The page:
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Novel Computing

In our quest for future computing systems to efficiently solve complex real-world problems, we’re developing innovative computing paradigms and systems—for exponential speedup and energy efficiency in solving real-world applications, such as, pattern recognition, and natural language processing to realize a “Human Centric Intelligent Society”.

Novel ComputingTraditional sequential von-Neumann machines, such as today’s microprocessors, are excellent for crunching numbers one at a time, but inefficient for cognitive tasks involving massive parallel datasets. Therefore software-based artificial neural networks running on today’s machines require enormous computing resources, sometimes even a supercomputer, and this makes it impractical for consumer or many industrial applications. Neural computing systems are designed from the ground up to deal with noisy parallel data, just as our brains do, and thus are ideally suited to handle ever-increasing demand for machines to perform cognitive kind of tasks, such as speech recognition and decision making, that are second-nature to humans. There is no scarcity of data to process, ubiquitous sensors and the Internet of Things are projected to generate amount of data about 40 zettabytes in 2020.

Neural computing systems use massively parallel and distributed architectures to mimic the neocortical function of mammalian brains. We believe these accelerators can be made compact, agile, and energy-efficient to perform real-world tasks such as pattern recognition, business analytics, and weather prediction. These tasks deal with high-volume, unstructured, and noisy data. Some target applications, such as self-driving cars, require that the data be processed in real-time. Many innovative technologies need to be developed for novel computing systems, such as silicon neurons, effective learning algorithms, hardware-friendly neuron networks, high bandwidth communications and efficient memory hierarchy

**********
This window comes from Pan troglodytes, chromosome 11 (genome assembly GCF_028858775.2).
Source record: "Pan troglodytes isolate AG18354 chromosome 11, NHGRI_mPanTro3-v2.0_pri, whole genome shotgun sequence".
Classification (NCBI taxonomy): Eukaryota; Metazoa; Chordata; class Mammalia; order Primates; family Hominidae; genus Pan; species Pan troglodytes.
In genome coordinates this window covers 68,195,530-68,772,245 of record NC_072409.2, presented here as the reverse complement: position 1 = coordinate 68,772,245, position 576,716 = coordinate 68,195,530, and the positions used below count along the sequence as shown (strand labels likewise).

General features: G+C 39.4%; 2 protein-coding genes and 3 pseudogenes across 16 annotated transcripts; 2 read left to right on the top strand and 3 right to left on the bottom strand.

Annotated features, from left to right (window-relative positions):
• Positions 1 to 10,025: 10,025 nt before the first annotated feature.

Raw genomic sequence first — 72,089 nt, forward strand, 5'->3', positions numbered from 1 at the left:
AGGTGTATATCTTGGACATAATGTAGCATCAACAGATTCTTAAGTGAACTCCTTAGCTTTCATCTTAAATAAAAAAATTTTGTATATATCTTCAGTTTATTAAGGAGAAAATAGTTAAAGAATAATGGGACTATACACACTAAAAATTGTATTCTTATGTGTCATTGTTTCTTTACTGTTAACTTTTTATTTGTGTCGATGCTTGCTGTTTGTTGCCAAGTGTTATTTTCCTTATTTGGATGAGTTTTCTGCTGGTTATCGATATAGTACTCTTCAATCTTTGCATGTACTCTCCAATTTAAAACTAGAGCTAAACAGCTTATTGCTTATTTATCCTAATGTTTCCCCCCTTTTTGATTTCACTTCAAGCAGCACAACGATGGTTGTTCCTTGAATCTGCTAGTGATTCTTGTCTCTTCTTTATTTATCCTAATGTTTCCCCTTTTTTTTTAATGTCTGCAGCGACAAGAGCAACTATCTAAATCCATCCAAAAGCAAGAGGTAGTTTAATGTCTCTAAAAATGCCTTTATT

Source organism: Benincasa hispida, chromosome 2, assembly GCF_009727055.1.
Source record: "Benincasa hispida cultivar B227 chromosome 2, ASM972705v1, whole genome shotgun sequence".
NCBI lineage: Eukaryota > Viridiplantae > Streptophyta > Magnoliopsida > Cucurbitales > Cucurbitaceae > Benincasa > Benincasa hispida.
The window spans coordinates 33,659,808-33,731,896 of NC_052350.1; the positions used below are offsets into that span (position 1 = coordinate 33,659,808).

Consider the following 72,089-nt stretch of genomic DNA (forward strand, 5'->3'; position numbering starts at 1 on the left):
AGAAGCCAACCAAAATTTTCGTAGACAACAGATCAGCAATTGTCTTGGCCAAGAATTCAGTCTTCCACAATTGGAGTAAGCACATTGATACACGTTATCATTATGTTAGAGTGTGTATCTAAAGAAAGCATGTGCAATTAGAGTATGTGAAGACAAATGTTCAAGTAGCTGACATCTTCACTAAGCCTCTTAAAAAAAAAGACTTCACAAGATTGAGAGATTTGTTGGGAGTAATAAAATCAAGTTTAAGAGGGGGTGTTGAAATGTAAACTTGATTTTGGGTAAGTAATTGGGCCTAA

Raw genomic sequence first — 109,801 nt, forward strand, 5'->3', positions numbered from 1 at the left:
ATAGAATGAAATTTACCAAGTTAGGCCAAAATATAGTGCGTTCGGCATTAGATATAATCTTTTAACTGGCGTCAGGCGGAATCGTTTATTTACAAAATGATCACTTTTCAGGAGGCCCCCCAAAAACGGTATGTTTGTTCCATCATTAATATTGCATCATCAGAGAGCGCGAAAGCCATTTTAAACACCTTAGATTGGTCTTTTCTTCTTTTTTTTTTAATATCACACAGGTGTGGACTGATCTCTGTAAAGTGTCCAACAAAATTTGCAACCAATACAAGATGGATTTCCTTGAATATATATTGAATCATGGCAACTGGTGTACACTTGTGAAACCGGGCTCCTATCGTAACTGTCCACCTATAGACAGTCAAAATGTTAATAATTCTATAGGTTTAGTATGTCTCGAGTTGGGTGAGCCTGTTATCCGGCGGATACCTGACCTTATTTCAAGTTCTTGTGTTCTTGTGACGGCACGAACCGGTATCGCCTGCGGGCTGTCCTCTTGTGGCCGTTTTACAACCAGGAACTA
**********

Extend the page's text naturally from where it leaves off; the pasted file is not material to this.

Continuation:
Press Release

  1. Fujitsu Doubles Deep Learning Neural Network Scale with Technology to Improve GPU Memory Efficiency, Fujitsu Laboratories Ltd., Kawasaki, Japan, September 21, 2016


  1. M. Tomono, K. Yoda, I. Makiko, T. Notsu, R. Yamanaka, T. Ishihara, “Circuit Technology to Improve Energy Efficiency of Hardware Used for Deep Learning”, The 1st. cross-disciplinary Workshop on Computing Systems, Infrastructures, and Programming (xSIG), Apr. 2017.
  2. K. Shirahata, Y. Tomita, A. Ike, “Memory Reduction Method For Deep Neural Network Training”, Machine Learning for Signal Processing (MLSP), Sep. 2016. 
  3. M. Yamazaki, A. Kasagi, T. Tabaru, T. Nakahira, “High-Speed Technology to Process Deep Learning using MPI”, Summer United Workshops on Parallel, Distributed and Cooperative Processing, August 2016.
  4. A. Hayakawa, M. Kibune, A. Toda, S. Tanaka, T. Simoyama, Y. Chen, T. Akiyama, S. Okumura, T. Baba, T. Akahoshi, S. Ueno, K. Maruyama, M. Imai, Jian Hong Jiang, P. Thachile, T. Riad, S. Sekiguchi, S. Akiyama, Y. Tanaka, K. Morito, D. Mizutani, T. Mori, T. Yamamoto, H. Ebe, A 25 Gbps silicon photonic transmitter and receiver with a bridge structure for CPU interconnects, Optical Fiber Communications Conference and Exhibition (OFC), March 2015.
  5. Y. Chen, M. Kibune, A. Toda, A. Hayakawa, T. Akiyama, S. Sekiguchi, H. Ebe, N. Imaizumi, T. Akahoshi, S. Akiyama, S. Tanaka, T. Simoyama, K. Morito, T. Yamamoto, T. Mori, Y. Koyanagi, H. Tamura, A 25Gb/s hybrid integrated silicon photonic transceiver in 28nm CMOS and SOI, Solid- State Circuits Conference (ISSCC), February 2015.
  6. Y. Hidaka, M. Lionbarger, T. Akahoshi, T. Yamada, D. Mizutani, T.-K. Chen, M. Lee, T. Yamamoto, T. Fukumori, H. Nagaoka, K. Kawai, and Y. Mizutani, Mitigation of Fiber-Weave Effects by Broadside-Coupled Differential Striplines, DesignCon, January 2015.
  7. J. H. Jiang, S. Parikh, M. Lionbarger, N. Nedovic, T. Yamamoto, A DC-46Gb/s 2:1 multiplexer and source-series terminated driver in 20nm CMOS technology, Solid-State Circuits Conference (A-SSCC), November 2014.